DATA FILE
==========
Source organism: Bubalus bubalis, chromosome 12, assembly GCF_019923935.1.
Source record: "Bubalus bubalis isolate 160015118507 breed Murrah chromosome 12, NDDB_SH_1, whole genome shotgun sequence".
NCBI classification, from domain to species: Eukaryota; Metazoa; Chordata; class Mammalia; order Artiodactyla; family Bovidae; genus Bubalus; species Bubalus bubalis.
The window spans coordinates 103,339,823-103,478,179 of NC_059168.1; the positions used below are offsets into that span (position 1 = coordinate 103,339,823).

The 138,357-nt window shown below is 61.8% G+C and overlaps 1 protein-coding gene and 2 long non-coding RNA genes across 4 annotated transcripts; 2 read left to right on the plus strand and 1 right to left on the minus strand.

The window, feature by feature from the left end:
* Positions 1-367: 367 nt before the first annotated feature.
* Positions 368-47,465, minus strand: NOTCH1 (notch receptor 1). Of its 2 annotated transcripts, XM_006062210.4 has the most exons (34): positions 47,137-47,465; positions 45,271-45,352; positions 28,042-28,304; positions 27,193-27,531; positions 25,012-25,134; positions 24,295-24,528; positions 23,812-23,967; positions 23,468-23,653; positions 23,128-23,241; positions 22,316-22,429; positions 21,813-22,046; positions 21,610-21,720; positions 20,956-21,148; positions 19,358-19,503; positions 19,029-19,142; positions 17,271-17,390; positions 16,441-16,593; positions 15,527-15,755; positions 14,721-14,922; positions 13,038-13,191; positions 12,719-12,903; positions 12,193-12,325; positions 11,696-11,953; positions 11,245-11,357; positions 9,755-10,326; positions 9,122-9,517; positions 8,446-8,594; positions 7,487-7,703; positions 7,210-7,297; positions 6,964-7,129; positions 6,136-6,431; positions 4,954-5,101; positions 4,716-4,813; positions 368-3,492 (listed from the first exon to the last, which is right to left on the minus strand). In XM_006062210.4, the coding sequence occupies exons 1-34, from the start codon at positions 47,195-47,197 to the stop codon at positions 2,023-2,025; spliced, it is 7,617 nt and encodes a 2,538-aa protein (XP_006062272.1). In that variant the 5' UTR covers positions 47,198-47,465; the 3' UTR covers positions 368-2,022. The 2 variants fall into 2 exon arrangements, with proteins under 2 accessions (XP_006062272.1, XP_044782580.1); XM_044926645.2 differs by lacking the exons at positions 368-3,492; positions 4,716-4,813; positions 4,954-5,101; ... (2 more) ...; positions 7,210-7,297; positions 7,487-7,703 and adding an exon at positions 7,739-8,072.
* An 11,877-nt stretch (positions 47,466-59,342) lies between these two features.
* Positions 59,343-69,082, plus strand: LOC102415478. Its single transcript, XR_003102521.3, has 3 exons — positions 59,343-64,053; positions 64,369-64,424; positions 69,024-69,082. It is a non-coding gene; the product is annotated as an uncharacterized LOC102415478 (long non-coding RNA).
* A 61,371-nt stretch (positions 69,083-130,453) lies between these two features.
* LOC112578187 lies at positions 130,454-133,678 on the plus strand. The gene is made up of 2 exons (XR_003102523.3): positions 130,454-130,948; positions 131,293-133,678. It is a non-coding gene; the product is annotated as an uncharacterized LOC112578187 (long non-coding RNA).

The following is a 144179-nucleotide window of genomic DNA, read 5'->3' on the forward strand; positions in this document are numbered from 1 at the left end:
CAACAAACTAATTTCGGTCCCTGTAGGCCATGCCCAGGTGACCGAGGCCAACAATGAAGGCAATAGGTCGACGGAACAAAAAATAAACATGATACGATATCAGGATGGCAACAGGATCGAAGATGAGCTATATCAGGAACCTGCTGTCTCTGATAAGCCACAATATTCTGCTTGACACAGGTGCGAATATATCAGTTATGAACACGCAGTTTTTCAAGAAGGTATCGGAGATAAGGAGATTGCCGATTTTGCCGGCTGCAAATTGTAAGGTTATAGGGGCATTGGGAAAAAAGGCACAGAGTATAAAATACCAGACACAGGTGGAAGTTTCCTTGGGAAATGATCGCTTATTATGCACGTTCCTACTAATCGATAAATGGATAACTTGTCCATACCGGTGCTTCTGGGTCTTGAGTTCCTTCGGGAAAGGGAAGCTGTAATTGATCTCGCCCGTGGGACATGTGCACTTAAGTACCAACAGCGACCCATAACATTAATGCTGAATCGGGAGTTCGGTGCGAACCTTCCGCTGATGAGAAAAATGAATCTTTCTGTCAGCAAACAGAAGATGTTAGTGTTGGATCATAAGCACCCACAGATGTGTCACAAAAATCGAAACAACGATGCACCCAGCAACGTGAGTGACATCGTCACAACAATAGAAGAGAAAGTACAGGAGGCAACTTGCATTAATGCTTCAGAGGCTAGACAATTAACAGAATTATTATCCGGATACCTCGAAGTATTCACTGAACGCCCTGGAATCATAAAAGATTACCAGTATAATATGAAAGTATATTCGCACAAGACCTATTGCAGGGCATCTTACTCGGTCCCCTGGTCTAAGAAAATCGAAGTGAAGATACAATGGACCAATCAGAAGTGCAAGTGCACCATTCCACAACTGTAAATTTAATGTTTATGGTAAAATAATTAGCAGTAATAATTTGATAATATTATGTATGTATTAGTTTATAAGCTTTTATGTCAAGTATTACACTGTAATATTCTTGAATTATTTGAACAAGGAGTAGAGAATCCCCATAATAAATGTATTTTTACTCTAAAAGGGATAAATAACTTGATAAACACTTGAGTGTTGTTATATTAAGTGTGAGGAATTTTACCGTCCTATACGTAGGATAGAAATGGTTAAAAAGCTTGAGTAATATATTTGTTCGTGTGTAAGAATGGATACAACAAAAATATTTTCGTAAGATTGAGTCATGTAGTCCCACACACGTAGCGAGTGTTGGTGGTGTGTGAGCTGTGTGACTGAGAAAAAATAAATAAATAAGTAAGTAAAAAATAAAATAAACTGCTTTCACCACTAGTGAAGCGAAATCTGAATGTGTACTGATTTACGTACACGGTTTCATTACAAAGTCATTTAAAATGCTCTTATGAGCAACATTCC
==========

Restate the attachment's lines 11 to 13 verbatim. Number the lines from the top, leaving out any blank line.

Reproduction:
* A 61,371-nt stretch (positions 69,083-130,453) lies between these two features.
* LOC112578187 lies at positions 130,454-133,678 on the plus strand. The gene is made up of 2 exons (XR_003102523.3): positions 130,454-130,948; positions 131,293-133,678. It is a non-coding gene; the product is annotated as an uncharacterized LOC112578187 (long non-coding RNA).

The following is a 144179-nucleotide window of genomic DNA, read 5'->3' on the forward strand; positions in this document are numbered from 1 at the left end: